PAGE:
Hollywoodbets Sports Blog: ATP Tour 2020: Open Sud de France Preview

ATP Tour 2020: Open Sud de France Preview

ATP Tour 2020: Australian Open Preview - Round of 32

Damien Kayat takes a look at the selected round of 32 matches from the ATP Tour Open Sud de France taking place at Arena Montpelier. 

ATP Tour 2020 | Open Sud de France | Arena Montpelier (Indoor Hardcourt)
Selected Round of 32 and Round of 16 Matches - 05 February 2020

Richard Gasquet (5/4) 
vs Gilles Simon (11/20)
This gallic affair eatures two players with enormous talent in the twilight of their careers. A harsh critic would say they are underachievers, though 29 shared titles says otherwise. 35-year-old Gilles Simon actually has two Masters 1000 finals to his name, with losses at the 2008 Madrid Final and 2014 Shanghai Final. He has 14 ATP titles to his name. He has shown a certain penchant for French conditions, reaching seven finals in his home country. Last year was a mostly uneventful year for Simon, with a semi-final at the Grand Prix Hassan a sign of decent early-season form. But it was an unheralded appearance in the Queen’s final that really defined his campaign. He was decent in Melbourne, losing to the inspired home favourite Nick Kyrgios in four sets.

Richard Gasquet is the all-conquering king of Montpelier. The diminutive Frenchman has won four titles here since 2006. He has also been the losing finalist on three occasions. That includes back-to-back runner-up finishes in 2017 and 2018.  Gasquet loves these particularly fast indoor conditions, which tend to allow for shorter baseline exchanges. The 33-year-old has suffered some injury concerns over the past six months, having just recovered from hernia issues. 2019 was largely disappointing for the mercurial Frenchman, though a few standout results typify the man. A semi-final in Rosmalen was one thing. But a herculean run the semi-finals in Cincinnati was a real retro moment for Gasquet. Gasquet will be a tad rusty but perhaps returns to the best possible venue for a comeback.

These two are certainly no strangers to each other. Gasquet comfortably leads the head-to-head stakes 8-2. It was actually Simon who won their last match at the 2018 Moselle Open. But there may be some value in going for Simon here, especially considering Gasquet’s injury concerns. 

Denis Shapovalov (9/4) 
Vasek Pospisil (7/4)
An all-Gallic affair is followed by an all-Canadian one.  This one has a fairly unique subtext given the events of last year’s Davis Cup. Denis Shapovalov and Vasek Pospisil virtually carried the Canadian team into the final of the event. So, there will be few secrets between these guys. Vasek Pospisil was once a promising Grand Slam prospect. But massive injury issues and huge vacillations in form have seen him plummet in the world rankings. Just last year he had to undergo an operation on a herniated disk. But he slowly started to regain some confidence towards the end of the year, with back-to-back Challenger titles. He beat Bedene in straight sets in his opening game and will have no fear playing against his fellow countryman.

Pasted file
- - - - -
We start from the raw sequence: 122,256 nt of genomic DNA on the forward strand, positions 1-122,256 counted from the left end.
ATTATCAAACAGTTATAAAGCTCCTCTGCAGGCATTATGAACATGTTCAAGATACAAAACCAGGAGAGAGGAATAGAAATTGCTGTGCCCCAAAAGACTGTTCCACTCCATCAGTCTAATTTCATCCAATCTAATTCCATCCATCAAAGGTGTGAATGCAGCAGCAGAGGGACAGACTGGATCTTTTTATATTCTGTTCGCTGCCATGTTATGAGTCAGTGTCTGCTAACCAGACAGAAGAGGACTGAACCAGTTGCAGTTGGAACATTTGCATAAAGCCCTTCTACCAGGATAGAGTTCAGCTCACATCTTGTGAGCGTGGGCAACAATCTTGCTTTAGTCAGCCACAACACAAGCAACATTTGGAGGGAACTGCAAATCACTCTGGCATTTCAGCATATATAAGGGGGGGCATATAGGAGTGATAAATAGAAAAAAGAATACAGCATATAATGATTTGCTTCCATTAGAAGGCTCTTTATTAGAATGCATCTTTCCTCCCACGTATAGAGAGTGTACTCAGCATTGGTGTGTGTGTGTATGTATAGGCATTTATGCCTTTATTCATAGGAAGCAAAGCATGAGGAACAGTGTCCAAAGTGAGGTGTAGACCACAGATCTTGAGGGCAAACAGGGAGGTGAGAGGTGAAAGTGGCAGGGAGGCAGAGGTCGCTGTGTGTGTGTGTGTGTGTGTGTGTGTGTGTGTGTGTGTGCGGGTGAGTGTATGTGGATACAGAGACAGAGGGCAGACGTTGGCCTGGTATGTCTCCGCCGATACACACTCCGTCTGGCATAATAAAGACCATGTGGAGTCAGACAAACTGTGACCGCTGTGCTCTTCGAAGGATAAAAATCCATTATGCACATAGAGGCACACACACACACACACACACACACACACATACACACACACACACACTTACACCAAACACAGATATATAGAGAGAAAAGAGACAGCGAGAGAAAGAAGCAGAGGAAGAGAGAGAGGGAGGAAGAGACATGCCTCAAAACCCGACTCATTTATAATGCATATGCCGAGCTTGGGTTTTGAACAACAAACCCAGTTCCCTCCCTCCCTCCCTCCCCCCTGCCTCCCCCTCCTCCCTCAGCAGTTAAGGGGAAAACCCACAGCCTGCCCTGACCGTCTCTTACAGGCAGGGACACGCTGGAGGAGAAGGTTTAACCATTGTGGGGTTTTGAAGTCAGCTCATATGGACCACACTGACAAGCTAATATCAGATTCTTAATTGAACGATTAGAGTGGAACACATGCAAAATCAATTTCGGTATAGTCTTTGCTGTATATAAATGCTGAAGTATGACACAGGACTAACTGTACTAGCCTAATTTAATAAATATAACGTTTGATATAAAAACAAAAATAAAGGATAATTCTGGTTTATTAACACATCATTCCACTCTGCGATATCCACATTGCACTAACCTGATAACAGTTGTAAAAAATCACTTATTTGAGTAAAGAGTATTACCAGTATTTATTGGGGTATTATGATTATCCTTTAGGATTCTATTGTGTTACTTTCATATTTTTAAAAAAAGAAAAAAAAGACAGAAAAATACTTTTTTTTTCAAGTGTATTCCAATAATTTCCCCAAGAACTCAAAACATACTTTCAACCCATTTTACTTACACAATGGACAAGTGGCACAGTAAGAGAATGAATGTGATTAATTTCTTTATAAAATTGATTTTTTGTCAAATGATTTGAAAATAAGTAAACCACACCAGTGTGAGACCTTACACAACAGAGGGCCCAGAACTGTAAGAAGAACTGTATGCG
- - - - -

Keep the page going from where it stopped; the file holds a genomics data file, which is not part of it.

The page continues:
Denis Shapovalov looked destined to join a host of nearly-rans who never quite fulfilled the potential of some eye-catching early performances. But his 2019 campaign had something unusual in store for Shapovalov: consistency. He reached the quarters here last year prior to a magnificent semi-final run in Miami. He then had to wait for the latter part of the hardcourt season for more success. But a semi-final at the Winston-Salem Open was followed by another semi-final in Chengdu.  He then won an admittedly weak Stockholm Open. But it was the appetizer to a rousing final event of 2019. He would reach the final of the Masters 1000 event in Paris, with only the indomitable Novak Djokovic conquering him. Shapovalov seems to have physically matured over the past two years and could be set for a big 2019. 

I was fairly surprised to discover that this will be only their third meeting. Shapovalov leads 2-0 and is yet to drop a set.  And all common sense points to an easy victory for the big-hitting left-hander. There is always a temptation to opt for the underdog in these matches between compatriots: perhaps the match might not have the same edge, etc. But perhaps the best option is to split the difference and opt for a three-sets Shapovalov victory AT 3/1. Perhaps Pospisil will benefit for their familiarity, but I can’t see him winning the match.  

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